And from http://www.patheos.com/Resources/Additional-Resources/Tattoo-Faith.html we read about her tattoos:
    “Indeed, cascading down the front of this pastor’s arm from shoulder to wrist, was the entire Christian story in tattoo. There, in vivid detail, was the deep darkness and gleaming stars of Creation; the Angel Gabriel announcing the birth of Christ; Mary, Joseph, and Jesus (and the animals!) at the Nativity; Jesus fasting in the desert; Good Friday and the Crucifixion; Mary and the women at the empty tomb; and the first apostles with tongues of fire at Pentecost. It was the most beautiful tattoo I had ever seen, not to mention a stunning display of faith.”

  7. I think Bishop Thomas Gumbleton would like very much what Nadia has to say about grace:

    I get a kick out of his referring to the “prodigal son” as being a “loose liver.” 🙂

    (I will stop now with the links.)

  8. On the third point about Scripture, I think it’s helpful especially as we engage with and think about the OT in light of Christ. This is why, I believe, many people are trying to ‘rethink’ aspects of the slaughter of the Canaanites, etc. We don’t see Christ turing to the 12 and saying: ‘Ok, guys. Go out there are strike down those Romans.’ We actually see a call to the opposite. Now, it’s not that we deny the judgment granted to Christ/God. It’s just that they are the judge and do not ask us to judge in such a way as to slaughter the enemy. So, in the sense of ‘progressive revelation’, the ancient Hebrews in their own perspective, would have imagined Yahweh commanding such. But, as far as we can see, this is not in line with the revelation of God that we see fully in Christ.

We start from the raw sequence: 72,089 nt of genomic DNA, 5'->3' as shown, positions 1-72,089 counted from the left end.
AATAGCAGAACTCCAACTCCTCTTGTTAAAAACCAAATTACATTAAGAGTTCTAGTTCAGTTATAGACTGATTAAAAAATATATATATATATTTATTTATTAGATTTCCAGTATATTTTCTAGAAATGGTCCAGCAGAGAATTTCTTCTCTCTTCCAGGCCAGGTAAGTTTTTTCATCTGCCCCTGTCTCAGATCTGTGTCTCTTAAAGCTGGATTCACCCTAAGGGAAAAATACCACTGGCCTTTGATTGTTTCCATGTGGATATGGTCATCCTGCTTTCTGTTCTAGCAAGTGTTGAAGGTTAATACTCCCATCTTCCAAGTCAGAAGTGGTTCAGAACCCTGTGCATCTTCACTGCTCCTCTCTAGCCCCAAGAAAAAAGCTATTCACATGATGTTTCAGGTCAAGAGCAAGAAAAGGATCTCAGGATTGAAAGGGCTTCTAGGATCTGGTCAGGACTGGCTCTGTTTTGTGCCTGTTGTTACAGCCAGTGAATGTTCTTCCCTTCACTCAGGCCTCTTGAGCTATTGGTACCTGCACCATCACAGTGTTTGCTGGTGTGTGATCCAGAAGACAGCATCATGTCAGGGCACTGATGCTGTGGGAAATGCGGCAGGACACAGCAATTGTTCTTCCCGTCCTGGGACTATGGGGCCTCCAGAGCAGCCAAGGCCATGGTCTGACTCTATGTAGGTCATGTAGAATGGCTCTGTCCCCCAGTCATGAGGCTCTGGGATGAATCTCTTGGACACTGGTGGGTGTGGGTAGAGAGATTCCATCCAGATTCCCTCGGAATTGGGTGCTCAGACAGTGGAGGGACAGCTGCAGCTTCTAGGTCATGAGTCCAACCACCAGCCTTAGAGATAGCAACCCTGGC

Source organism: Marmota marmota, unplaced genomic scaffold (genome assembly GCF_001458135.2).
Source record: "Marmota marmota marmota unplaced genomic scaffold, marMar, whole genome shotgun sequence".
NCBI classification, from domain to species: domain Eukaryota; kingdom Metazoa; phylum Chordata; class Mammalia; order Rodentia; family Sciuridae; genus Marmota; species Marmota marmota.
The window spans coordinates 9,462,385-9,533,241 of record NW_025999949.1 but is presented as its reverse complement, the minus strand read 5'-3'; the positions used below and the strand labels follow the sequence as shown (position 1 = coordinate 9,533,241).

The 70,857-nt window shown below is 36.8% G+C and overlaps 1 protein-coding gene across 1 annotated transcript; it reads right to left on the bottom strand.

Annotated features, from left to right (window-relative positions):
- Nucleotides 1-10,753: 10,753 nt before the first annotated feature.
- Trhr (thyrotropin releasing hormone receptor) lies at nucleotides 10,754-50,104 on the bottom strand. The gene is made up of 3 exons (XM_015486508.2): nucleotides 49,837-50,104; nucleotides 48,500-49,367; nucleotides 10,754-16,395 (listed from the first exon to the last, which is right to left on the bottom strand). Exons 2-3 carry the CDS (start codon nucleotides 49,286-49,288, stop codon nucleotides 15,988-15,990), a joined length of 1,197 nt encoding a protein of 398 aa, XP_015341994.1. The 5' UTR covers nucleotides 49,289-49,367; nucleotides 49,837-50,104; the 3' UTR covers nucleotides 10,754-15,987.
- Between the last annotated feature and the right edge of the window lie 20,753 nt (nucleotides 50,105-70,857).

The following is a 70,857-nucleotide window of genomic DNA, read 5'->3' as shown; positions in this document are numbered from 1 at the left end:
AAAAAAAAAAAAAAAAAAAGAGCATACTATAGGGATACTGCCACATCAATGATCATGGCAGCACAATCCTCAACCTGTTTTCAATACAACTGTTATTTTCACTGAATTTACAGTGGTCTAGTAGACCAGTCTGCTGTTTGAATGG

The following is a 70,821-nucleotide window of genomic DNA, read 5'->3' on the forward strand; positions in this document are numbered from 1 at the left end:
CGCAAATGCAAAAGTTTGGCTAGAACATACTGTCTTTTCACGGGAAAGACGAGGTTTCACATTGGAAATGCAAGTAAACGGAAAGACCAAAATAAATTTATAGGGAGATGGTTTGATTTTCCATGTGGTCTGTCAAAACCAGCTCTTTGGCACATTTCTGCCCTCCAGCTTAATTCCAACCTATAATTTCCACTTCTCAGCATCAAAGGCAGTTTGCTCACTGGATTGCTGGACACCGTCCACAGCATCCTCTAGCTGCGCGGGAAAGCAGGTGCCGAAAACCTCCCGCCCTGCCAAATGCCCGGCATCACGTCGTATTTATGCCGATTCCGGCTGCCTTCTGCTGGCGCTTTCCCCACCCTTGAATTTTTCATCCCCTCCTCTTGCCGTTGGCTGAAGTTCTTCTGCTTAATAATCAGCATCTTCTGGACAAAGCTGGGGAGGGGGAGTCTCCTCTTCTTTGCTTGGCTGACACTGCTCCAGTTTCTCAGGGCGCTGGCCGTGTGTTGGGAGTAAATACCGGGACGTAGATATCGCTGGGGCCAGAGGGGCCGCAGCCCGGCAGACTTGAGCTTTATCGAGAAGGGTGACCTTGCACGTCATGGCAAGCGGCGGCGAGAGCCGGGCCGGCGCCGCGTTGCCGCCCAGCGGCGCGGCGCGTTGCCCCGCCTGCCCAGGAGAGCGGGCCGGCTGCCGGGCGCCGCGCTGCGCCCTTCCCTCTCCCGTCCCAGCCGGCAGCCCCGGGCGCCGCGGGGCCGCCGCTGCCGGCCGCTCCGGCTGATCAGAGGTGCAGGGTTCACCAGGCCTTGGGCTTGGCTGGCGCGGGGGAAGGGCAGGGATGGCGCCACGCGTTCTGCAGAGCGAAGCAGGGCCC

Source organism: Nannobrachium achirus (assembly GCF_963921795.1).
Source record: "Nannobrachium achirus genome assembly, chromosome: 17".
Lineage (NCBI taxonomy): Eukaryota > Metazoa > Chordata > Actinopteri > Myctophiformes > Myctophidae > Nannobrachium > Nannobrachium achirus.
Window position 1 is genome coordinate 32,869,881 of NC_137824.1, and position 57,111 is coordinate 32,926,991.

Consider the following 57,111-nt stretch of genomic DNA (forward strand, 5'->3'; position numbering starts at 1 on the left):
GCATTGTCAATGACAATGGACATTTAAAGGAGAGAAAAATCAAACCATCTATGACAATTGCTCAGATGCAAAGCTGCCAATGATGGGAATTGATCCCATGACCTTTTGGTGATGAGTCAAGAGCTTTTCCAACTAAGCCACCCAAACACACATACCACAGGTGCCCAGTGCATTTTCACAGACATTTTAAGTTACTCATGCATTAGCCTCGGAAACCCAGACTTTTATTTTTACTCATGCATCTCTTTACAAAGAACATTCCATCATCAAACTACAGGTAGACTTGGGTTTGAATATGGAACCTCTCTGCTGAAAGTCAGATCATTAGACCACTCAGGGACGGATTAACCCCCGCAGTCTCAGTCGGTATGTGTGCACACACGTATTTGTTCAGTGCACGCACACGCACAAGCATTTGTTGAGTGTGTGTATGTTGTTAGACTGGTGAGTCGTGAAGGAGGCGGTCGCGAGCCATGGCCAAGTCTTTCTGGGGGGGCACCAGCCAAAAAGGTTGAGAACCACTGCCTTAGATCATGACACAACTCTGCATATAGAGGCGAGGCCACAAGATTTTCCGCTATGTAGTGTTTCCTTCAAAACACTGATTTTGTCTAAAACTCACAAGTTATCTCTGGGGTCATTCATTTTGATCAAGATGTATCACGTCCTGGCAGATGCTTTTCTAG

On point 4, I would say we can ‘move closer to God’ (i.e., something like James 4:8). There is an injunction that we draw near to God and he will follow. Now, one could argue that it is the grace of God that we are even in the place of desiring to draw near to God. And I’m ok with that. But we are called to draw near to God, i.e., a call for us to move. At times, I move near to my wife and she responds. And at other times, she draws near to me and I respond.

    • Scott, I clicked on your name and read your review of Scot McKnight’s book, Junia Is Not Alone. Good job!

  9. Wow! 100% sinner and saint at the same time. So, simple, but I have never thought of myself in those terms. It is honestly a relief to do so. I am buying this book when I finish this comment. Thanks for posting.

  10. I don’t hear the words of Christ much in services. Jesus loves you, yeah. Paul says in the bible, yeah. Christ said, not so much. Actually, the only sermon I can recall that focused anywhere within the 4 gospels, the lesson was about the value of friends who would take a lame you to get healed. Christ was ancillary to the story as far as the message given was concerned. Much of what I see is people busy being Biblians rather than Christians.

  11. “Anything in the Bible that does not hold up to the Gospel of Jesus Christ simply does not have the same authority.”

    The only caution I would give on this is that sometimes we don’t get how this is so. So to set certain scripture to a lower authority is too rash. Instead we should reexamine our understanding of that scripture.

  12. Headless Unicorn Guy says

    ?We are simultaneously sinner and saint, 100 percent of both, all the time.

    Like Christ is simultaneously God and Man, 100 percent of both, all the time.

    Sounds consistent.

  13. When a sinner speaks the gospel, we rejoice and believe it.

    When they don’t, we ought not listen.

    Far too many fall off one side of the horse (law, or license) or the other.